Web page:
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  • Munene Mugambi

    45 w

    UN take heed of this

    • Princess

      45 w

      The more we run AC, the more electricity we use; more electricity releases more greenhouse gases, heating the planet and requiring even more AC to stay cool. 

      • Annett Michuki..

        45 w

        the use of air conditioning is not the solution to the crisis we are experiencing

        • ItIsHighTime

          45 w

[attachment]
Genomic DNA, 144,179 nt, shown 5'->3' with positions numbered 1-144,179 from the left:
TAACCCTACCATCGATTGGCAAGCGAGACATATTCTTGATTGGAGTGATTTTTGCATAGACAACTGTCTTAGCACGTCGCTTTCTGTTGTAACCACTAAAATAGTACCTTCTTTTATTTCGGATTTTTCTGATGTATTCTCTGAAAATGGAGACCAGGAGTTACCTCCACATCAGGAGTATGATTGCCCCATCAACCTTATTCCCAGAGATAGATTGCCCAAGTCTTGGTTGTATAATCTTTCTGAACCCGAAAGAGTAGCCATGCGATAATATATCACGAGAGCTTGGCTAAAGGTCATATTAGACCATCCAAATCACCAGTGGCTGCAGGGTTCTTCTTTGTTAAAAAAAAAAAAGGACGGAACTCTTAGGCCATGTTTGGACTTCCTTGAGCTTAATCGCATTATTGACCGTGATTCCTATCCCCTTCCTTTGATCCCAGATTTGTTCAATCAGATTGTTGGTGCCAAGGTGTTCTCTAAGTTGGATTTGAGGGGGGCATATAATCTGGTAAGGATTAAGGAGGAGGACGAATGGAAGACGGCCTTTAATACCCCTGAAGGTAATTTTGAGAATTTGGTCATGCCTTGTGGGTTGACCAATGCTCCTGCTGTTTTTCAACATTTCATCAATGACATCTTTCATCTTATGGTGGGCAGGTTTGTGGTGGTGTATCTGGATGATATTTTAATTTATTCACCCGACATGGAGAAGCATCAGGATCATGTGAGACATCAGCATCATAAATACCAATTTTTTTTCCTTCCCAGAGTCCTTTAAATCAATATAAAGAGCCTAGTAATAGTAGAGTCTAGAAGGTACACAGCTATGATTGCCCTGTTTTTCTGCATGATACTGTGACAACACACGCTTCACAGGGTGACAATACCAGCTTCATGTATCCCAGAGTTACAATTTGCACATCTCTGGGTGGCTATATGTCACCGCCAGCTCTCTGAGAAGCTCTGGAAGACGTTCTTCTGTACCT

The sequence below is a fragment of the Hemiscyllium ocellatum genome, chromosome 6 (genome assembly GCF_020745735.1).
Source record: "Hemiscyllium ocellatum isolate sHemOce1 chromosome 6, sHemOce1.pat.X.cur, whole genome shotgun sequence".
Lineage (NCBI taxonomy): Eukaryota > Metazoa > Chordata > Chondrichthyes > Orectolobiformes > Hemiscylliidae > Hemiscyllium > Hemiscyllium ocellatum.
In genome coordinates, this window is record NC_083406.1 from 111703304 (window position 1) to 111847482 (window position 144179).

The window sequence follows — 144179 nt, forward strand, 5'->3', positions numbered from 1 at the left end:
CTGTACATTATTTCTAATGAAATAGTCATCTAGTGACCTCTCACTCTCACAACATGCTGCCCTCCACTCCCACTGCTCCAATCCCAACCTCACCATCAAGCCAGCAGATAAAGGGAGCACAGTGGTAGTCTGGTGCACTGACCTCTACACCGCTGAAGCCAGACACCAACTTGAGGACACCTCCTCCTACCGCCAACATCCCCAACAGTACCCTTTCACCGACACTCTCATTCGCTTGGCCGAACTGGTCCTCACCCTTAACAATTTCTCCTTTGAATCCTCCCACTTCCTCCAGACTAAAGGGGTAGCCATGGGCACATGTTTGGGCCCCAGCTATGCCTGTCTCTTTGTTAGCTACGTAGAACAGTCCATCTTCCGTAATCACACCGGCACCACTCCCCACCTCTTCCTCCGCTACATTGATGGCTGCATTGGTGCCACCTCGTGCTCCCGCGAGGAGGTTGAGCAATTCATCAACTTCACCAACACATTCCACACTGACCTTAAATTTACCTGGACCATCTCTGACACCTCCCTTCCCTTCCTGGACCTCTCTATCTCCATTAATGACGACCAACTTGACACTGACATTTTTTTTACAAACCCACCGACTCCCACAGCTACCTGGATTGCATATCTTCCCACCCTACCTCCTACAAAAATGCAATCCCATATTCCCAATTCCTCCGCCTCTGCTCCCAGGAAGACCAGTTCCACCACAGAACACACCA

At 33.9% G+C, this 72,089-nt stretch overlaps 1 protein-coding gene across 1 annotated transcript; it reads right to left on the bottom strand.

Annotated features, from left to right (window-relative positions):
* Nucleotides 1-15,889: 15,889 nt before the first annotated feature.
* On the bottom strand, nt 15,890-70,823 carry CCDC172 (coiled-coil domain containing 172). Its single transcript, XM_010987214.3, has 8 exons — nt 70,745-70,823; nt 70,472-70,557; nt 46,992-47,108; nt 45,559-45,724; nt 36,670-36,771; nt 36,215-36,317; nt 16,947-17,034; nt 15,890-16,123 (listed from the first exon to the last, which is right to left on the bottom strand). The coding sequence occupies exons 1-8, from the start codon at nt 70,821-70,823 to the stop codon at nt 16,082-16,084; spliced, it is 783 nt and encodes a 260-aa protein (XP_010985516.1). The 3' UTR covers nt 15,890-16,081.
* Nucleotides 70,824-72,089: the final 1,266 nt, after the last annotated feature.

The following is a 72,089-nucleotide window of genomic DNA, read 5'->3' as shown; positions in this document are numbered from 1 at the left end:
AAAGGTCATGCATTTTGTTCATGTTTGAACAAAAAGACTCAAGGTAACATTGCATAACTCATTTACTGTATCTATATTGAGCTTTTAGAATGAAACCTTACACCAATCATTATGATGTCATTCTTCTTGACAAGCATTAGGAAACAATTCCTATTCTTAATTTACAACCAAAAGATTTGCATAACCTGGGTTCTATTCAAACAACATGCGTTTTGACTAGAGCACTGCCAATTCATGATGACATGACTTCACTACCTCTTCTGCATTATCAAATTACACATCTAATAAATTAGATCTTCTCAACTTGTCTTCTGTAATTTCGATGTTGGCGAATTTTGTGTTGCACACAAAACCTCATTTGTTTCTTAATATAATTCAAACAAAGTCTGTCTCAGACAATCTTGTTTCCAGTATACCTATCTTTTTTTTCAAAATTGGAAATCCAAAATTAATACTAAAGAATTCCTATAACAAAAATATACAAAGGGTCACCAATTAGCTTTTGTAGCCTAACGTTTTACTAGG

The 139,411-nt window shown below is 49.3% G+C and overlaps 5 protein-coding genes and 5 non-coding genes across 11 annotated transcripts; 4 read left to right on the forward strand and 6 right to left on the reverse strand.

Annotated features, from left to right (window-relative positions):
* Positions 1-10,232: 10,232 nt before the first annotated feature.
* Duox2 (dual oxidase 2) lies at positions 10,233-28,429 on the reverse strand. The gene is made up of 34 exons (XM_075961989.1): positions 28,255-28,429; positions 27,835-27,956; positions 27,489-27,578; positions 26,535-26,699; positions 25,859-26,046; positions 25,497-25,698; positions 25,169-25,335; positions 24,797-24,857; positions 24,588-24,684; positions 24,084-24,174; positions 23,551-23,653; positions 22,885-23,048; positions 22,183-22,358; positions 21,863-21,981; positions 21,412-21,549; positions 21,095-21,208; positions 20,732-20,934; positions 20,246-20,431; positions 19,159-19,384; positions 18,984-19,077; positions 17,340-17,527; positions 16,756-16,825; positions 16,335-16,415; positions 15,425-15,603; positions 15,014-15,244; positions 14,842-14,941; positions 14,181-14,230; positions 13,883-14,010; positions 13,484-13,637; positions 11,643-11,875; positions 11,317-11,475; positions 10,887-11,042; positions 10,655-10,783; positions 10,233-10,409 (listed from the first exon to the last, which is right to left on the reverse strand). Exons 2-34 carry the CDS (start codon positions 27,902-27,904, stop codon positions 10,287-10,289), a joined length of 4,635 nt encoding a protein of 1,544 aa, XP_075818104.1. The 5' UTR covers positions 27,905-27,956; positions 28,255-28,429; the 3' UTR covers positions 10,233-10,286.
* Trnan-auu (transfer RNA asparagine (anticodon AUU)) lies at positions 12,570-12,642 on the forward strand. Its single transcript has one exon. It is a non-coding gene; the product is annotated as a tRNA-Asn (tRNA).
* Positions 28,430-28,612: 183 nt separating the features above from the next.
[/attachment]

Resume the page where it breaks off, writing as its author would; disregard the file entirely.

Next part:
At best prosperous and more advantaged countries will only just delay the inevitable with creating their bio chambers and while they breath a sigh of relief in extending their lives their actions increase the rate of global heating. Ignoring the impacts on those whose mere fate of place of birth has virtually written them a death sentence due to our nationalism and elitism is a crime against humanity. We need to see the planet as a living planet and organism with inherent rights and we need some humility to see all humans within that context. We humans, as an apex predator, are not essential for the survival of ecosystems, although with sacred knowledge we can certainly learn to see and care for the interdependencies through place based knowledge and heart base action. Unfortunately, even that knowledge is threatened to collapse if climate changes come to fast to allow for adaptation and mitigation. And they are coming much faster than anticipated as the dominoes of those larger systems lose integrity and collapse, triggering more downstream events. The west and developed world needs to be able to read the writing on this wall only they are too distracted with their comforts and pleasures and detached and lazy to change their own life’s and the leadership is doing little to manage economics and the greed that is perpetuating the dumbest and slowest transitions to green and circular as financial markets try to squeeze our every cent of profit as they focus on the profits and not on the bigger picture. We also need to have robust education and rebuild trust and truth. Sorry for the rant but I’m just so pissed off at the stupidity of humans in general these day. We have made a very dangerous form of progress based on an economic belief system that has so much dogma that the average person trying to make ends meet get lost in the propaganda. We are suffering so many forms of pollution including in the information sector that heads are spinning and people are just shutting out the important and channeling steams of mindless trivial pursuits to calm themselves and dissociate from the reality of the times. There is no silver bullet that science, including this AI pipe-dream, or other technology will save us and have us continue with the lifestyle we have become accustomed too. We all need to be willing to reduce consumption and minimize waste streams so that our brothers and sisters in the global south are not sacrificed for our unsustainable inactions. There are gains that we will make from letting go of material property that we have been taught to believe we need and which has not intimately made us happier. 🌎🌍🌏 We live on this precious rare planet and home, Earth, and we are one human race whose success will be marked by history in our capacity to manage practices of sustainability and succession. This requires our collective efforts and our deepening understanding of interdependencies and relationships with all the layers that have built us to here! We need to be wiser in our next moves so we don’t unravel in our ignorance. I am hoping for a massive movement for life. I haven’t lost hope but I know that the quicker we start adapting ourselves the quicker the planet can repair, and recover from, the damage our species has done.